One day, in last year, I saw an incredible article by Rickey Singh. I grew up as a little boy in Wortmanville knowing this popular journalist, Rickey Singh. My sister lived next to Singh at the corner of Hardina and Haley Streets.
Mr. Singh became a crusader for press freedom in the seventies. He had to run from Guyana when the Burnham Government dismissed him from the state owned Graphic bought over from a private company. He found exile in Barbados.
Mr. Singh, like a majority of Guyanese, including this commentator, offered its support to the new Cheddi Jagan Government. The country had had enough of PNC rule and was positively curious about the new government.
Mr. Singh, during his long years in Barbados, like David Dabydeen, became close to Mrs. Jagan. Through her instrumentality, he became a weekly columnist with the Chronicle. His pieces were thoroughly pro-government. Up to 2000, there was generally some sympathy for the PPP Government among the Guyanese people because of the July 1999 GPSU strikes, the deadly conflagration in the aftermath of the 2001 elections and the bloody happenings in Buxton.
By 2002, for some weird reason, which of course has to have a logical explanation, the PPP Government began to degenerate in terrible ways. The details of this transformation need not detain us here. Mr. Singh was perhaps one of the few persons who lived through the seventies that refused to see that Guyana’s 1992 historic elections didn’t result in a lasting democratic peace and that the PPP was no different from the PNC in terms of hogging power. I became a strident critic of Singh.
Having grown up in front of him in Wortmanville and admiring him for his courage, I no longer had any respect for him. Having said all of that, let us return to what I read from Singh one day.
He found that Mr. Jagdeo’s presidency was based on the maximum leader syndrome and he likened the style to the days in Guyana when the leader was coterminous with the society. It was a trenchant castigation of how power was being exercised.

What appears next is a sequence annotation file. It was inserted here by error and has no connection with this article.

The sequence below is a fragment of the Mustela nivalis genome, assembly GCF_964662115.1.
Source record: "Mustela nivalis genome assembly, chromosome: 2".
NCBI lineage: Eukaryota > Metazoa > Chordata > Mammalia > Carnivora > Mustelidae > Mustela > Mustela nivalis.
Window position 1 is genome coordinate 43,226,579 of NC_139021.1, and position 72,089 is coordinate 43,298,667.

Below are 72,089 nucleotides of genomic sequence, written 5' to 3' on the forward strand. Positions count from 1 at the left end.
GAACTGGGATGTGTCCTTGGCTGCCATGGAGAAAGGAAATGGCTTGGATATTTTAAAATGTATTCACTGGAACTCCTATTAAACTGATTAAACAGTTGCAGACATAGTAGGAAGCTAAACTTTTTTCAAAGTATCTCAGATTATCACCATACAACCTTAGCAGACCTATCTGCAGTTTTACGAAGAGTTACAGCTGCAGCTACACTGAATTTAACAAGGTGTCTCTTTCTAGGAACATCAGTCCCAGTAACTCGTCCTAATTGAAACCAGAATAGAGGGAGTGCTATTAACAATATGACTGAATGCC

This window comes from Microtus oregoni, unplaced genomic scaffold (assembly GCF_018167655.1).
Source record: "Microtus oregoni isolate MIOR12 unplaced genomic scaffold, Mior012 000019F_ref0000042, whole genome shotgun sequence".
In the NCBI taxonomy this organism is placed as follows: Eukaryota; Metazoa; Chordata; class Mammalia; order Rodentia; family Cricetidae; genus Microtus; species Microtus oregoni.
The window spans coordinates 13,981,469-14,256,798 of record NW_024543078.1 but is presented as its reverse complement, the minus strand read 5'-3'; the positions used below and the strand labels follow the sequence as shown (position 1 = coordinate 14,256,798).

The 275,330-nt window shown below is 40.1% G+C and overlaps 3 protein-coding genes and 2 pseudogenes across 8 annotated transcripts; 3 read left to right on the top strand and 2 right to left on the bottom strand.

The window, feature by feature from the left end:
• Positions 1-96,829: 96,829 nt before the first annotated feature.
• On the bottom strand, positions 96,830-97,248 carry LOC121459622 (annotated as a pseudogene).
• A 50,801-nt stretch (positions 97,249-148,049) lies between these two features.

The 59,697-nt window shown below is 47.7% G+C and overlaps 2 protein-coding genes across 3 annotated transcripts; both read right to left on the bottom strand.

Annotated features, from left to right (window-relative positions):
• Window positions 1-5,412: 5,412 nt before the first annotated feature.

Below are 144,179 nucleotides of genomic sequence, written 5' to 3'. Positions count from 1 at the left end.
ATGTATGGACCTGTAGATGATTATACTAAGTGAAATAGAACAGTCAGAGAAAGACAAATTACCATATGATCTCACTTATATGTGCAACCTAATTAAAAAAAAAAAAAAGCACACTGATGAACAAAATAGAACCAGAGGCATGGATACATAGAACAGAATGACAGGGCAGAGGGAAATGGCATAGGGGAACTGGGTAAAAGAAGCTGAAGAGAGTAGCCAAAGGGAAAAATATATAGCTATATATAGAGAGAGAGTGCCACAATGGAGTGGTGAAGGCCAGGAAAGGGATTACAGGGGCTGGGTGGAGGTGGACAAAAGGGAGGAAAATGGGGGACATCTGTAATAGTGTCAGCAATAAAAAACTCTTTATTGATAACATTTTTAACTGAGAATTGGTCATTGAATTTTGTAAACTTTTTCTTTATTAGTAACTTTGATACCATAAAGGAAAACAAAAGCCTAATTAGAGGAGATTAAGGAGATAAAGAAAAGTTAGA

It was analysis that many couldn’t believe when you thought of whom the author was -Rickey Singh of all people. Since October 1992, Mr. Singh was shamelessly pro-Government.
Then suddenly in 2008, he pens an eye-catching condemnation of how Mr. Jagdeo uses power When Singh wrote his maximum syndrome analysis, I took a look at the new image of Singh.
I titled the essay, “Rickey Singh shouts, ‘eureka’ “We now come to Harry Hergash.
Mr. Hergash is in his late sixties, early seventies (has to be if he said he was an employee during the disturbances in the early 1960s) and belongs to an association named, Guyana-Canada Forum in Toronto.
I was curious about several letters in the two independent dailies by Mr. Hergash fulminating against my columns for their consistent criticism of elected dictatorship in Guyana. I replied a couple of times, thanking Harry for reading my essays and also inquired of Harry if when he goes on the internet and selects Kaieteur News web page, if he doesn’t see things the Government is doing that he disagrees with. Harry never replied.
Well it seems Mr. Hergash, like Rickey Singh, is shouting “Eureka.” Harry wrote a letter in the Stabroek News (May 27) titled, “All Guyanese should be concerned about the Polar beer matter.” Harry used harsh words in his condemnation of the conspiracy, allocating some candid comments for the DPP.
Then Harry did something that made me nearly die. The shock was too great. I had a fit and almost never recovered. Harry sent another letter, this time on June 9 to the same newspaper. He opined that East Indians vote for the PPP because there is no credible alternative.
He seems to think that unless a good group turns up, the Indians may have no choice. Imagine this was the Harry Hergash that a year ago was a barefaced supporter of the PPP Government. Of course, like Rickey Singh, Harry couldn’t stand it anymore. The Polar Beer scandal was the last straw for Harry.
I don’t know which episode or incident or story or scandal or immorality caused Mr. Singh to pen his maximum leader syndrome. But over the past year, Mr. Singh has completely avoided even a sentence of praise for Mr. Jagdeo.
By the way, David Dabydeen was in Guyana for two weeks. When I called yesterday to get an interview, I was told he left the same day. Left without singing some praise? That’s interesting! Rickey, David and Harry are changing.
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